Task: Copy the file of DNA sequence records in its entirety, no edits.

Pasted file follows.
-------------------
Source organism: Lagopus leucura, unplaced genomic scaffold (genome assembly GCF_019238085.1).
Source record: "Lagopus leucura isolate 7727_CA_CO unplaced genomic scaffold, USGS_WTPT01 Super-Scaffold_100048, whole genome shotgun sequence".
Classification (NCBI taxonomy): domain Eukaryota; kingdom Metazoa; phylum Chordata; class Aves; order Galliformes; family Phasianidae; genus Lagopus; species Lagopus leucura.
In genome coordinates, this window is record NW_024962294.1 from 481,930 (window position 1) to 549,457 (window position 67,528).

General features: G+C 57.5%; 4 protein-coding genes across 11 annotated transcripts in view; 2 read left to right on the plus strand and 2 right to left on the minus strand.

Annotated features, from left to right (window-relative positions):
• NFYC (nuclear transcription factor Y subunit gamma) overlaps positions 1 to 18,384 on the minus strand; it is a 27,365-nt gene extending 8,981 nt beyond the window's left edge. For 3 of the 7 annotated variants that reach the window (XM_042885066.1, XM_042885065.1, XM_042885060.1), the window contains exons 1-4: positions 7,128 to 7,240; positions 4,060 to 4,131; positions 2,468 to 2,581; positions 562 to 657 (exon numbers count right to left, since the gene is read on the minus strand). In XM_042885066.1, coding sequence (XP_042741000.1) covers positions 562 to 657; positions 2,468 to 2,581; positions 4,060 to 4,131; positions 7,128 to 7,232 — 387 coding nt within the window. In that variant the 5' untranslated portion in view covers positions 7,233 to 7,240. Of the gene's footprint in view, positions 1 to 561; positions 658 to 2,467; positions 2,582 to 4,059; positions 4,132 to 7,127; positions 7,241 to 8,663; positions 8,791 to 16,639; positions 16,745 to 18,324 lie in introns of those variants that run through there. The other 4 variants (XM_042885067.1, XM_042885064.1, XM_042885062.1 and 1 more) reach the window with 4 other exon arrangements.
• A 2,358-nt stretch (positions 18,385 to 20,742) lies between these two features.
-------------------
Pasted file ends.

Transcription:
Source organism: Lagopus leucura, unplaced genomic scaffold (genome assembly GCF_019238085.1).
Source record: "Lagopus leucura isolate 7727_CA_CO unplaced genomic scaffold, USGS_WTPT01 Super-Scaffold_100048, whole genome shotgun sequence".
Classification (NCBI taxonomy): domain Eukaryota; kingdom Metazoa; phylum Chordata; class Aves; order Galliformes; family Phasianidae; genus Lagopus; species Lagopus leucura.
In genome coordinates, this window is record NW_024962294.1 from 481,930 (window position 1) to 549,457 (window position 67,528).

General features: G+C 57.5%; 4 protein-coding genes across 11 annotated transcripts in view; 2 read left to right on the plus strand and 2 right to left on the minus strand.

Annotated features, from left to right (window-relative positions):
• NFYC (nuclear transcription factor Y subunit gamma) overlaps positions 1 to 18,384 on the minus strand; it is a 27,365-nt gene extending 8,981 nt beyond the window's left edge. For 3 of the 7 annotated variants that reach the window (XM_042885066.1, XM_042885065.1, XM_042885060.1), the window contains exons 1-4: positions 7,128 to 7,240; positions 4,060 to 4,131; positions 2,468 to 2,581; positions 562 to 657 (exon numbers count right to left, since the gene is read on the minus strand). In XM_042885066.1, coding sequence (XP_042741000.1) covers positions 562 to 657; positions 2,468 to 2,581; positions 4,060 to 4,131; positions 7,128 to 7,232 — 387 coding nt within the window. In that variant the 5' untranslated portion in view covers positions 7,233 to 7,240. Of the gene's footprint in view, positions 1 to 561; positions 658 to 2,467; positions 2,582 to 4,059; positions 4,132 to 7,127; positions 7,241 to 8,663; positions 8,791 to 16,639; positions 16,745 to 18,324 lie in introns of those variants that run through there. The other 4 variants (XM_042885067.1, XM_042885064.1, XM_042885062.1 and 1 more) reach the window with 4 other exon arrangements.
• A 2,358-nt stretch (positions 18,385 to 20,742) lies between these two features.